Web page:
New Delhi, Oct. 2: Nearly 20 years ago when Air Chief Marshal S. Krishnaswamy was testing products as an air commodore, he began examining the proposal to acquire an advanced jet trainer. As the Indian Air Force chief today, he is continuing with the task, so long, varied and full of twists and turns has the issue proved to be.
The air force projects the acquisition of the the AJT as a crying need. Not only to modernise an aging fleet but also to make sure that pilots adapt smoothly to the demands of combat flying.
Pilot error has often been cited as the reason for MiG-21 crashes in recent years. This year, an IAF ace, Squadron Leader Prashant Bundela, who had shot down a Pakistani Atlantique aircraft in 1999, succumbed to injuries after ejecting from one. Bundela’s aircraft was said to have crashed because of an engine flame-out.
Officers say pilot error is sometimes caused by the “leap in performance” demanded when young fliers graduate from the Kiran aircraft used for training to the MiG-21. Last month, the ministry of defence gave the impression that the agreement to acquire the AJTs had been all but clinched.
In August, defence ministry sources claimed the government was “structuring an agreement” with British Aerospace to acquire an estimated 66 AJTs. Defence minister George Fernandes told a parliamentary consultative committee that the price negotiation committee had submitted its report.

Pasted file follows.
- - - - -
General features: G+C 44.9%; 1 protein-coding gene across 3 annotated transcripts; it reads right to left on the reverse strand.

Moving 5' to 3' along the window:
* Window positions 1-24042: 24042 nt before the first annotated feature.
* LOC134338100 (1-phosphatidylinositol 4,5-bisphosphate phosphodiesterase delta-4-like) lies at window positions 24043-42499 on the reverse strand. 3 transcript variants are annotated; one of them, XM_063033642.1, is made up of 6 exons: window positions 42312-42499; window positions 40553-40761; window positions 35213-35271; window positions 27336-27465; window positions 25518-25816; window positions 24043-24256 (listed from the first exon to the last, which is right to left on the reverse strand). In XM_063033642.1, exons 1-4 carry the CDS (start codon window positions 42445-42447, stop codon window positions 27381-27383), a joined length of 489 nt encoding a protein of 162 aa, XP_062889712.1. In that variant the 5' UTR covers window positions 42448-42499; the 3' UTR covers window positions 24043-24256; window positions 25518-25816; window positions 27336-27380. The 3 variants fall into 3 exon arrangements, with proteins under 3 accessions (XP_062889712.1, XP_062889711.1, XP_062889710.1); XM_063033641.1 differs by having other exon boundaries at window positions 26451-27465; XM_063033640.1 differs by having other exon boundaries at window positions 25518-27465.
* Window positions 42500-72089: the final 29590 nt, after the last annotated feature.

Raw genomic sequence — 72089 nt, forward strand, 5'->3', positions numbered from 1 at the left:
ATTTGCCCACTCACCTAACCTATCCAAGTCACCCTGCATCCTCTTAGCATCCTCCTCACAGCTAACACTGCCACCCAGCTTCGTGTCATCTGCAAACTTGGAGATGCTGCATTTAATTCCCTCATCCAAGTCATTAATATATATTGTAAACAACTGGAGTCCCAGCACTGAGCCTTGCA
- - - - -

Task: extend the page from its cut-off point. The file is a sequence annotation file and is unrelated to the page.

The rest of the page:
Suddenly, however, the government appears undecided. Krishnaswamy said the force had also examined a prototype of the Czech-made L-159 and had submitted its report. Krishnaswamy said the government had assured him that the acquisition would be cleared within the current financial year — March 2003. All that remains, it is understood, is for a decision to be taken by the Cabinet Committee on Security.
The Czech aircraft has the US-made Honeywell engines. This makes the buyers circumspect because Washington has in the past frowned on military sales to India.
Indian Air Force pilot instructors, however, have some experience on the L series of Czech aircraft in the West Asia. Krishnaswamy said the L-159 has evolved from the L29 and the L39.
“In my opinion, the 159 is a developing aircraft. The British Hawk, too, has undergone changes since the time we began working on acquiring an AJT,” he added.
Both British Aerospace and the Czech makers are keen to sell. The British Aerospace facility that makes Hawks is reported to be financially weak and an order from India would resuscitate it.
The Czechs, who produce an estimated 6,000 of the L-series aircraft, also approached India with their unsolicited offer.
The air force chief did not give details on the demand projected by the force.
According to one estimate, India has been in negotiations with the British company to buy 66 Hawk aircraft of which 24 were to be procured in “ready-to-fly” condition and the balance were to be either assembled or made in India. The estimate — about a year old — also put the probable size of the order at around Rs 7,000 crore.